While Finance Minister Arun Jaitley has left excise and customs duties on most items largely unchanged presumably in anticipation of the Goods and Services Tax that comes into force on July 1, there was no escaping the wrath of the policymaker for the tobacco industry.
In consonance with the government's broad policy to discourage use of tobacco products in the interest of public healthcare and safety, the excise duty on the entire value chain of tobacco products from cigars, cheroots, cigarillos to filtered and non filtered cigarettes, hand-made 'bidis' and 'pan masala', has been hiked in varying quantum in the Union Budget 2017-18.
While the excise duty on cigars and cheroots have been hiked to 12.5 per cent or Rs 4006 per thousand, there has been a straight 3 per cent increase in duty on 'pan masala' products. The duty on other unmanufactured tobacco has gone up to 8.3 per cent from 4.2 per cent. For 'pan masala' products containing tobacco or 'gutkha', the hike is from 10 per cent to 12 per cent, duty on non-filter cigarettes of length not exceeding 65 mm has been raised to Rs 311 per thousand from Rs 215.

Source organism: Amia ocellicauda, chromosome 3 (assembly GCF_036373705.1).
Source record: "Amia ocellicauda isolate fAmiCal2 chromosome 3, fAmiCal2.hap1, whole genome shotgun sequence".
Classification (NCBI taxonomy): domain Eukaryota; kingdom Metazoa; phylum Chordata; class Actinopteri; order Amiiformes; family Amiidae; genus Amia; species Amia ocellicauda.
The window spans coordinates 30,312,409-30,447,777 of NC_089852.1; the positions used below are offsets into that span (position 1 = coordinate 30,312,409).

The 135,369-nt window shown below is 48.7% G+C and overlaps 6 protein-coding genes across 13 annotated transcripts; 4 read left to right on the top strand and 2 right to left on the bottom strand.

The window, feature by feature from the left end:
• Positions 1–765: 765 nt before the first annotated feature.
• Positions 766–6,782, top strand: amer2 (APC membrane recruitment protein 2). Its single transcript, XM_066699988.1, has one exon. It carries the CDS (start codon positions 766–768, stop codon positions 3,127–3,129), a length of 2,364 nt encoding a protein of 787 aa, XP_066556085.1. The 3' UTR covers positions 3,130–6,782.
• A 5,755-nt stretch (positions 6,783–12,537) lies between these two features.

Tax on tobacco products have been going up continuously over the past few years as the government has grown conscious of the need to curb their usage. Excise duties on cigarettes was increased by 22 per cent in 2012-13, 18 per cent in 2013-14 and around 21 per cent in 2014-15. This government that was sworn into power in May 2014 has been even more aggressive. In July 2014, while presenting a truncated union budget, Finance Minister Arun Jaitley hiked duties on cigarettes between 11-72 per cent following it up next year in 2015-16, with another 10 per cent increase. The industry is obviously not amused.
"Over the last 4 years, the incidence of Excise Duty and VAT on cigarettes, at a per unit level, has gone up cumulatively by 118 per cent and 145 per cent respectively, thereby exerting severe pressure on legal industry volumes even as illegal trade grows unabated. It is pertinent to note that steep increases in Excise Duty on cigarettes in recent years have resulted in widening the differential in Excise Duty rates (on a per kg. of tobacco basis) between cigarettes and other tobacco products from 29 times in 2005/06 to over 53 times currently," says ITC, India's largest cigarette manufacturer.
"High incidence of taxation and a discriminatory regulatory regime on cigarettes in India have over the years led to a significant shift in tobacco consumption to lightly taxed or tax-evaded tobacco products like 'bidi', 'khaini', chewing tobacco, 'gutkha' and illegal cigarettes which presently constitute over 89 per cent of total tobacco consumption in the country."